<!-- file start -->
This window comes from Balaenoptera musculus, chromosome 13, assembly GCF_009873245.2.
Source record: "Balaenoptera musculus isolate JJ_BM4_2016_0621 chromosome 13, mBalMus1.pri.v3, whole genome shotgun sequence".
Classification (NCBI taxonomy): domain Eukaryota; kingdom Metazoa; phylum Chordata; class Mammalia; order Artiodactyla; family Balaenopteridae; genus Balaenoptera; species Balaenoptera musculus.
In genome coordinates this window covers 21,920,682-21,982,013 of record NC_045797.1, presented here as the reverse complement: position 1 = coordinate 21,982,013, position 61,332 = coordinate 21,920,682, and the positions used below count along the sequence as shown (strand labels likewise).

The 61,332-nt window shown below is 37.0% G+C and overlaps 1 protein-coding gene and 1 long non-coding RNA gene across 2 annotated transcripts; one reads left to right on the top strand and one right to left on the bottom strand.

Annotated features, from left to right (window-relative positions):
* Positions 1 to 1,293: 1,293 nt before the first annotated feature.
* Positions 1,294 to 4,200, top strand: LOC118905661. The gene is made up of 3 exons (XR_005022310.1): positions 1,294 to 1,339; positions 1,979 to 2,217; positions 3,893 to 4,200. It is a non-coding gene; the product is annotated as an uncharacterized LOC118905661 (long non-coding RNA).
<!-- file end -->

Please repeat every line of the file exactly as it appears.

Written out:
This window comes from Balaenoptera musculus, chromosome 13, assembly GCF_009873245.2.
Source record: "Balaenoptera musculus isolate JJ_BM4_2016_0621 chromosome 13, mBalMus1.pri.v3, whole genome shotgun sequence".
Classification (NCBI taxonomy): domain Eukaryota; kingdom Metazoa; phylum Chordata; class Mammalia; order Artiodactyla; family Balaenopteridae; genus Balaenoptera; species Balaenoptera musculus.
In genome coordinates this window covers 21,920,682-21,982,013 of record NC_045797.1, presented here as the reverse complement: position 1 = coordinate 21,982,013, position 61,332 = coordinate 21,920,682, and the positions used below count along the sequence as shown (strand labels likewise).

The 61,332-nt window shown below is 37.0% G+C and overlaps 1 protein-coding gene and 1 long non-coding RNA gene across 2 annotated transcripts; one reads left to right on the top strand and one right to left on the bottom strand.

Annotated features, from left to right (window-relative positions):
* Positions 1 to 1,293: 1,293 nt before the first annotated feature.
* Positions 1,294 to 4,200, top strand: LOC118905661. The gene is made up of 3 exons (XR_005022310.1): positions 1,294 to 1,339; positions 1,979 to 2,217; positions 3,893 to 4,200. It is a non-coding gene; the product is annotated as an uncharacterized LOC118905661 (long non-coding RNA).